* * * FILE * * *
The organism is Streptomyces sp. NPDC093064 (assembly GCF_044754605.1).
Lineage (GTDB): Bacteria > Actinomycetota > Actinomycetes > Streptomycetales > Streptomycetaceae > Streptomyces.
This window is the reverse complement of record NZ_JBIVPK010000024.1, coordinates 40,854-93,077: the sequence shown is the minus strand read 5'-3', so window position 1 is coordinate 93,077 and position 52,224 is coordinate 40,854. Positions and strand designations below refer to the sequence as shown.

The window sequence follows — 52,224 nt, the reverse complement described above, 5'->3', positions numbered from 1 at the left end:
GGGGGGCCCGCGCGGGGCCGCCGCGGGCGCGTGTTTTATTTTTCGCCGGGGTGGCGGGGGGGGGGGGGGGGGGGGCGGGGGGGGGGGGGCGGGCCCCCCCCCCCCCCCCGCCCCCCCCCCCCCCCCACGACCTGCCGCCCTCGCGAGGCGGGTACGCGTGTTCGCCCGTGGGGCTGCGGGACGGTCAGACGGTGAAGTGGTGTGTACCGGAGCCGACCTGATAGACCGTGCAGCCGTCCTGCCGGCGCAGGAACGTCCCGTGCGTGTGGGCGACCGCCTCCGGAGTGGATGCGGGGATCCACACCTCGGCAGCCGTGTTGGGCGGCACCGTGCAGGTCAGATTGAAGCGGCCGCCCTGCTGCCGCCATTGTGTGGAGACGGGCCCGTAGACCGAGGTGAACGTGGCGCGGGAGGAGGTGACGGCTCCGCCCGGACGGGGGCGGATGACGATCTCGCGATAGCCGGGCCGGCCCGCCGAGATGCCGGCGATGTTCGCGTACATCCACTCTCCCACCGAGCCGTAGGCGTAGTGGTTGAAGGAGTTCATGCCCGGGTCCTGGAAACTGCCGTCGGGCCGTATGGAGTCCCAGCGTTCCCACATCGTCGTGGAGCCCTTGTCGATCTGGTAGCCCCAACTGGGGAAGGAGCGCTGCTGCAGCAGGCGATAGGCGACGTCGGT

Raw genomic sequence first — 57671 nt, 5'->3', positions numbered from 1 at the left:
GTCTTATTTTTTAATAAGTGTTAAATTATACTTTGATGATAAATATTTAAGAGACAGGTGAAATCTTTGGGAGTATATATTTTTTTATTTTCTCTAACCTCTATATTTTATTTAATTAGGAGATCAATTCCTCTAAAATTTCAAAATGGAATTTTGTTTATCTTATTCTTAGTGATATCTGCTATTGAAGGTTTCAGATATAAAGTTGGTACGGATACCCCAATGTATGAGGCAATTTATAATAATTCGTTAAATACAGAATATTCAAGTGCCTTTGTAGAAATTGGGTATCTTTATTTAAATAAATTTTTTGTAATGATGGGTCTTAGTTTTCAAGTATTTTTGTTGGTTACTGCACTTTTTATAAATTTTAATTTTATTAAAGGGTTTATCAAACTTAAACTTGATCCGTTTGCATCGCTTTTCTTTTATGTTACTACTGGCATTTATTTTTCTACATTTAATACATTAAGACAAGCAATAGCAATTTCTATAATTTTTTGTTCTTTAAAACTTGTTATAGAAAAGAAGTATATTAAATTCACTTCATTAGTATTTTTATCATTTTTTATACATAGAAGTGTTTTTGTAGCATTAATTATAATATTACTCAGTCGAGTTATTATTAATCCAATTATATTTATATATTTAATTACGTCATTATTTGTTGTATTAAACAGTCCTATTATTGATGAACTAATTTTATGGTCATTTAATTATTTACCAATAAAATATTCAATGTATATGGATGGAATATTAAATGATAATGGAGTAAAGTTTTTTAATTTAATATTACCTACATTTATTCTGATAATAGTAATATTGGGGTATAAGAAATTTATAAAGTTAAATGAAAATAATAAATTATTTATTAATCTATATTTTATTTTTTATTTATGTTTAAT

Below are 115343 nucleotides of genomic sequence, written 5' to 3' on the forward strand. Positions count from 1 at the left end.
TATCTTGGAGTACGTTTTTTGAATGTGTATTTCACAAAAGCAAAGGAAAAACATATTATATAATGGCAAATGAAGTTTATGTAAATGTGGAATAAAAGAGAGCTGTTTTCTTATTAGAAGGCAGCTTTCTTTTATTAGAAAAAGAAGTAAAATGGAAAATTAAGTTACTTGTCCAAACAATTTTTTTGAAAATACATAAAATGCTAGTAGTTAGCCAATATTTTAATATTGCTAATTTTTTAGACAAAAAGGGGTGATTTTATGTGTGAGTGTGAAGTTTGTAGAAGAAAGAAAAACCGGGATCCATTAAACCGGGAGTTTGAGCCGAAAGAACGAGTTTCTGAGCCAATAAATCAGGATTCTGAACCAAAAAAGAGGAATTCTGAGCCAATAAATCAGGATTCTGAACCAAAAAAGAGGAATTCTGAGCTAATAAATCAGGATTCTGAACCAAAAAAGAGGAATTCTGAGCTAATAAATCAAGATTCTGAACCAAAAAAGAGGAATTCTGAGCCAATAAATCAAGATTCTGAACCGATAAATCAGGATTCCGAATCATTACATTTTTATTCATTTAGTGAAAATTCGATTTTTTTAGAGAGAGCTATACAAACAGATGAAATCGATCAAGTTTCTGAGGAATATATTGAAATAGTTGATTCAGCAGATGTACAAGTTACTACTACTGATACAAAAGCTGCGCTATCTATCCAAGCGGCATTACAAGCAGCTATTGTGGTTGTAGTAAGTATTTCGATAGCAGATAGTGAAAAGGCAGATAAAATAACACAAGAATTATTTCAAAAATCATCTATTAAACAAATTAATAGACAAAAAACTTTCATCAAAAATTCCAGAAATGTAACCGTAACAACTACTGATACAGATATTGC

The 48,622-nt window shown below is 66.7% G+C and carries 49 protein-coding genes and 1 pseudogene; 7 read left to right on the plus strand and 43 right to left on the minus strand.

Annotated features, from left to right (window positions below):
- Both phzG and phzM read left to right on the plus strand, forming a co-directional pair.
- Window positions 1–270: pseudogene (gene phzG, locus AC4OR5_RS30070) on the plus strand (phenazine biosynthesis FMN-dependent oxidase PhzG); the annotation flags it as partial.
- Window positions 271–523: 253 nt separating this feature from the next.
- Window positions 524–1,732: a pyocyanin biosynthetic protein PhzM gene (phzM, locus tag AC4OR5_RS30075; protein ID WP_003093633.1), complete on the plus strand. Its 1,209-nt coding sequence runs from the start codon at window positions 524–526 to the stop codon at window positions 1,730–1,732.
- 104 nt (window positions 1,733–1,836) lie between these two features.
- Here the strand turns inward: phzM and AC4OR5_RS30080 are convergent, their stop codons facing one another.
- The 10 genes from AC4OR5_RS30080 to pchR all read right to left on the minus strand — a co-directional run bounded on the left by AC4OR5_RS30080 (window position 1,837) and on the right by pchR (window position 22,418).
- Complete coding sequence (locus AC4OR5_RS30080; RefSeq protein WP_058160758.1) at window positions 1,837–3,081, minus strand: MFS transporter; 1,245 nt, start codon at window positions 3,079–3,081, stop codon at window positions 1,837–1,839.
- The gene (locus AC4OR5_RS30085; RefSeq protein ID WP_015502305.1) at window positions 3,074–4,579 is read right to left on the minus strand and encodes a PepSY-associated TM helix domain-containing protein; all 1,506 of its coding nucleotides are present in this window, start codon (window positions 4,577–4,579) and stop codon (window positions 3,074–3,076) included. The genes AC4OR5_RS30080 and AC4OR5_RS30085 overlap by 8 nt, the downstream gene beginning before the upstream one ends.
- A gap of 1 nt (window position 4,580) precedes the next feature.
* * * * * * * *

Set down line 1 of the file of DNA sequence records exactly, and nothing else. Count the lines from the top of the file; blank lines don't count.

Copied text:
The organism is Streptomyces sp. NPDC093064 (assembly GCF_044754605.1).